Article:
Breakaway: This is a serious change for Benchmade knives – partly because it’s made with Heckler & Koch – which are notoriously expensive, but also typically made from exceptional materials and therefore intended to be heirloom pieces. That isn’t to say the Instigator drops the ball, it’s actually an exceptional knife, but it has a serious eye to function and a streamlined, no-frills attitude that is unusual for the legendary knifemaker. The skeletonized handle is comfortable to use quickly, and made from tip to pommel of AUS-8 stainless steel. It’s long, at nearly 8 inches, but the snap-fit molded Kydex sheath makes it so the knife will never go rogue on you and slip out during movement, the way an EDC item should be.
Ka-Bar BK11 Becker Necker
Pro: Easy to clean
Con: Handle requires modification and personalization
Marine Corps Tough: From the company that has made one of the finest fighting knives ever constructed, the Becker Necker is the neck knife companion for the professional, be they military, paramilitary, or just serious about having a good knife at their throat for when they have a knife at their throat. It’s 1095 Cro-Van steel with a skeletal body that lets you add scales or a wrap if you so choose, but also works just fine if you use it bare. Carry it on a chain, in a pocket, or on your belt, it’s pro-grade EDC.
Boker Plus Voxknives Gnome Knife
Pro: Nice hollow grind
Con: Will not work with larger fingers, period
Back to Basics: There’s no room to fit extra flash on the Gnome Knife since you’re only working with 4 inches to begin with. A green canvas Micarta handle, a simple sheepsfoot blade made out of 12C27 steel, and a lanyard hole give this a high degree of on-the-fly utility. Best for quick cuts, this is the younger brother of the Rhino Knife from Boker. It’s exceedingly sharp, so amateurs need to be careful lest they cut them on the draw. It’s a work of minimalist art that will get the job done in any pinch.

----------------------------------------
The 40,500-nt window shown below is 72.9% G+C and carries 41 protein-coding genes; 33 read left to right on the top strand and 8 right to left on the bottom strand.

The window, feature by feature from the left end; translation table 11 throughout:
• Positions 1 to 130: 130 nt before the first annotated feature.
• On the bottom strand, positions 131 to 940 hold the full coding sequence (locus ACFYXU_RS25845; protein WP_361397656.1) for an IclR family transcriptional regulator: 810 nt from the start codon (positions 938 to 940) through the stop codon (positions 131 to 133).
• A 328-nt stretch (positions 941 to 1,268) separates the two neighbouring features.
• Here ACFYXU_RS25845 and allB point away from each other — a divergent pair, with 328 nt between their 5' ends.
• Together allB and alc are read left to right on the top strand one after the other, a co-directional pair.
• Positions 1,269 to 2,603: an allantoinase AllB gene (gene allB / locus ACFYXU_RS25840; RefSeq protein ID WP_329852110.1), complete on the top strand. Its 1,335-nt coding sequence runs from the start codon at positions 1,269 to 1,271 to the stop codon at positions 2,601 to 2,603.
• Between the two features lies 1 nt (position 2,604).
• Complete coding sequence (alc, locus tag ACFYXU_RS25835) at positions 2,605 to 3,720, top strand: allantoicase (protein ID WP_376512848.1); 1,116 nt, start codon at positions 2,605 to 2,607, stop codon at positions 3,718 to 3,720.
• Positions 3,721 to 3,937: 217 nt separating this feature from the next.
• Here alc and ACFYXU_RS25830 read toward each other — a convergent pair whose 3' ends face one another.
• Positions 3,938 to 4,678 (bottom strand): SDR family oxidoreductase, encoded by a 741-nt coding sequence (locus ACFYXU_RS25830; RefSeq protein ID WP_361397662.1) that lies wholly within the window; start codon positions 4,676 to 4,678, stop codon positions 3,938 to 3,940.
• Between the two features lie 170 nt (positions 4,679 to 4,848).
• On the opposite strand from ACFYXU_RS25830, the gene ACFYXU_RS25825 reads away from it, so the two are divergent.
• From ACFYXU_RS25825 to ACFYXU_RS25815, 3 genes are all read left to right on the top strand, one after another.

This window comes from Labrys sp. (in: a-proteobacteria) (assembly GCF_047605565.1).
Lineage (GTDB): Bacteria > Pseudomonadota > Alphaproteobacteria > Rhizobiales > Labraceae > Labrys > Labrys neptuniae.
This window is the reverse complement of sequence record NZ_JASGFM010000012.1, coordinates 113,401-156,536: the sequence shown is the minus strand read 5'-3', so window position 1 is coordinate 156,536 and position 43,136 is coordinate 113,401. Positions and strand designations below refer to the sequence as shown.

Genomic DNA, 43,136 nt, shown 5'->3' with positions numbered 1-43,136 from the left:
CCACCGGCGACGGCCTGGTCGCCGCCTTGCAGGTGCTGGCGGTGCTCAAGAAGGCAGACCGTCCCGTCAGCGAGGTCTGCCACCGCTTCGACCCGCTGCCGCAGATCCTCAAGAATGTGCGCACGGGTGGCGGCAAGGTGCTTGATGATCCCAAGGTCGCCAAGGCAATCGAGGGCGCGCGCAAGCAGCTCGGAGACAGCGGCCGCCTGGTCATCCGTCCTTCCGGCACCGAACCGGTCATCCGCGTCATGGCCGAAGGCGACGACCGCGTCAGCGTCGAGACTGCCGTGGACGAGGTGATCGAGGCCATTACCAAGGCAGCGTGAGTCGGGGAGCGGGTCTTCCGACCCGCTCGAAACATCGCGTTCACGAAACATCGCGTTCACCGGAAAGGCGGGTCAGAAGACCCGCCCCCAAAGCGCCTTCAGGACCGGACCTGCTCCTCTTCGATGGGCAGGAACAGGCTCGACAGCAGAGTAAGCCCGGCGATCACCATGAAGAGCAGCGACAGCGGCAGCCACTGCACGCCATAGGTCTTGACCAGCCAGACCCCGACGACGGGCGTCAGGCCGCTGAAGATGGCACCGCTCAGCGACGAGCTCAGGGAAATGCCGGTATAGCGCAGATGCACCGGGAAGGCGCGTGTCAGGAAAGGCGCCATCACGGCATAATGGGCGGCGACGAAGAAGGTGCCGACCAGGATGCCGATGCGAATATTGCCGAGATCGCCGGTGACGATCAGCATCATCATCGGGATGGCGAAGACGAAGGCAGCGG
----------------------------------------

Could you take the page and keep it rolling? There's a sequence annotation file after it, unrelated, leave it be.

Pro: Optional micarta scales
Con: Rusts easily
Undercover: Proving that black is the new black, the Candiru employs 1095 carbon steel for its construction, allowing it to be sharpened to an edge sharper and more deadly than your mother in law’s comments. A textured black powder coating helps it resist rust for long periods out in the field, the bush, or whiling away the hours in a blind, beer and scotch your only companions. The cutting surface is only two inches, creating a size and ergonomic design that works well for detail cleaning of game or precision slicing while camping. A large handle combines with the diminutive blade for greater control and surgical accuracy.
Pro: Included chain won’t choke the wearer
Con: Small size causes fatigue with extended use
Into the Fray: SpyderCo makes some of the meanest knives in the business, and just because the ARK (stands for Always Ready Knife) comes in at under 5 inches doesn’t mean it can’t run in the pack with their deadliest dogs. From the mind of John Shirley and Sam Owens, the handle is fiberglass reinforced nylon (FRN) that’s built with tactical uses in mind. Sunk into it is a h-1 steel blade that’s wide and flat for carrying a big impact with a low profile. Though not a folder, it has SpyderCo’s notable thumb hole on the full tang back for greater control should you want to use this like a tool, but where it really shows its mettle is coming out for combat purposes.